Breaking News
More () »

Portland's Leading Local News: Weather, Traffic, Sports and more | Portland, Oregon | KGW.com

'We dodged a bullet': Ontario police chief blasts 'reckless' management of Snoop Dogg concert

The Ontario, Oregon dispensary owner whose grand opening featured Snoop Dogg last weekend says the audience was as big as the town’s population.

ONTARIO, Ore. — The owner of an Ontario, Oregon, dispensary that hosted a Snoop Dogg performance during its grand opening last weekend says the turnout for the event was about equal to the town’s population.

“I’ve heard from people who have lived in the community 60, 70 years,” Hotbox Farms co-owner Steven Meland told KGW. “They’ve never seen anything like this in Ontario.”

Meland estimates between 10,000 and 12,000 people showed up Saturday afternoon for the event in the town of 11,366.

Ontario Police Chief Steven Romero downplays that number, but admitted getting an accurate estimate was difficult.

“It’s hard to get a number because there were no checkpoints involved. It was a free for all. Everybody just walked in from a bunch of different directions," Romero said. "We had in excess of 3,000 cars."

The police department had rolled out its "major incident response protocol and operations plan" to handle the crowds for the Saturday event.

RELATED: Ontario Police brace for crowds as Snoop Dogg visits marijuana dispensary's grand opening

Police said they didn’t find out about the event until about 15 hours before it started, and they announced in a press release that Meland had not filed for a special event permit or a noise permit for the free concert.

He only acquired permits for a fireworks display, beer garden, and food catering.

Meland said he applied for a permit two days ahead of time, about the same time he found out Snoop Dogg would be coming to the grand opening.

Romero insisted that the application was actually a verbal request that came in on Friday at 5 p.m. “That didn’t give us a chance to prepare for anything.”

“We dodged a bullet," Romero said. "We got lucky.”

For his part, Meland admits the whole thing did come about extremely quickly.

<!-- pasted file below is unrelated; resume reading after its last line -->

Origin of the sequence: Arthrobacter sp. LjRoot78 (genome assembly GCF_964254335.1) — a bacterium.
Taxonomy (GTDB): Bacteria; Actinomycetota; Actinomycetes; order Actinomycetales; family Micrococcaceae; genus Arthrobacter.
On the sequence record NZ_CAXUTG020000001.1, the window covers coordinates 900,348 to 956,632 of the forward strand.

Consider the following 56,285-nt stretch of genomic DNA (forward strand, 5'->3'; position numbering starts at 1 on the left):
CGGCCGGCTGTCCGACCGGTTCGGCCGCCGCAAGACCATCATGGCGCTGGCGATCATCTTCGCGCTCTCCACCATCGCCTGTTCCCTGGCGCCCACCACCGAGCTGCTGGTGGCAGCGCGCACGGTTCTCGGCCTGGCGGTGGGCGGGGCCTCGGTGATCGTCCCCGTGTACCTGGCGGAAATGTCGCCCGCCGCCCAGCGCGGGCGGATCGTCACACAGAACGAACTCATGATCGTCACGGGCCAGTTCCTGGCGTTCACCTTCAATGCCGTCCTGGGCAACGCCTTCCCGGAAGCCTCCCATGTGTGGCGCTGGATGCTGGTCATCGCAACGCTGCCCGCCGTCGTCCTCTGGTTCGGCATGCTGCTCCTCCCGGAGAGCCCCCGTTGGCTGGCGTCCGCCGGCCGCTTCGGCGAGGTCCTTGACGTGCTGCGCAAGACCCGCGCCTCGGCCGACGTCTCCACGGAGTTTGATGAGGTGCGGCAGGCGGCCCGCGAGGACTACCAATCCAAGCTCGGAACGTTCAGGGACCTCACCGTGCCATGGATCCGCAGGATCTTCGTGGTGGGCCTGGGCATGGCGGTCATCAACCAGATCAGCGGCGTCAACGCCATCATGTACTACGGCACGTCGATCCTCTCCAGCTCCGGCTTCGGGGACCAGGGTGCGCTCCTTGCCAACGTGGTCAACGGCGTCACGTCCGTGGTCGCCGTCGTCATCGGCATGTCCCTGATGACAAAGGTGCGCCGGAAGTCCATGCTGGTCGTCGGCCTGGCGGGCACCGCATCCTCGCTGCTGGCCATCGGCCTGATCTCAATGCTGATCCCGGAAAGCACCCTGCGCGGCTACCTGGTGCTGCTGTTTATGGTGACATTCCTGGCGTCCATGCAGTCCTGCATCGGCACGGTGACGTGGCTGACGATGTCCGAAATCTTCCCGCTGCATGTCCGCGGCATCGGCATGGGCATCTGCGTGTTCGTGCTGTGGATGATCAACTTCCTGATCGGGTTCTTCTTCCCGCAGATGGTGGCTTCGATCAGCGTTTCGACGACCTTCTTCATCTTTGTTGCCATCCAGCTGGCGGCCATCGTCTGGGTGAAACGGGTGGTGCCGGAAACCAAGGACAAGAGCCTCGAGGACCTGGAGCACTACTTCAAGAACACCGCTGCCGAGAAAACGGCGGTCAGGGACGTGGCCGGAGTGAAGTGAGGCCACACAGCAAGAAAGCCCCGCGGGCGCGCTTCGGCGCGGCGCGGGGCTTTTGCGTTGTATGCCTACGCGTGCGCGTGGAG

“A mutual friend of mine and the other co-owner contacted us. He’s a promoter for nationally touring acts. He came to us with the opportunity to have Snoop Dogg at the event. So, we took him up on it.”

After it was all over, Meland said the audience was respectful, police did a great job handling the huge crowd and there were no arrests.

“The concert was amazing. People were very well-behaved and there to have a good time and enjoy the show,” he said. “The only arrest that was related to the event wasn’t even at the event, but someone leaving the event. I believe they got in a car accident and got a DUI.”

And he said other Ontario business owners were excited about the influx of visitors

“We’ve heard from a lot of business owners. There was some concern from city officials that those people were going to be angry. After talking with them, they were excited to have so many people in the area. It seemed like it was a great thing for everybody. All the fast food places were putting in extra orders.

“I heard several fast food restaurants even ran out of food toward the end of the night.”

Chief Romero disagrees with Meland's assessment, saying the lack of planning was dangerous and the city "dodged a bullet" when there were no serious injuries.

“It was completely reckless and inappropriate," he said. "You plan for a county fair, you plan for music in the park during the summer with a few people. We plan for smaller events than these iconic musical acts that are going to show up on a whim.

“The concertgoers wiped out most of the stores’ alcohol stock. They were drinking in a public setting with little kids all around.”

Romero said he only had 10 police officers available to respond to the event.

“There are so many moving parts that you have to have contingency plans for. If it turns into a critical event, how do I get cops and firefighters in and out safely?”

Meland said he and his associates are planning to meet with city leaders to discuss how they can better navigate events in the future, to make sure everyone is properly prepared.

And he doesn’t believe he’ll face any fines, though there may be some extra costs associated with the massive, impromptu event.

Hotbox is one of the first marijuana dispensaries to open in Ontario since the town began allowing dispensaries.

In January, Ontario started accepting applications for conditional permits for marijuana sales, and Weedology, the city's first pot shop, opened in July.

RELATED: Peek inside a legal pot farm 30 minutes from the Idaho border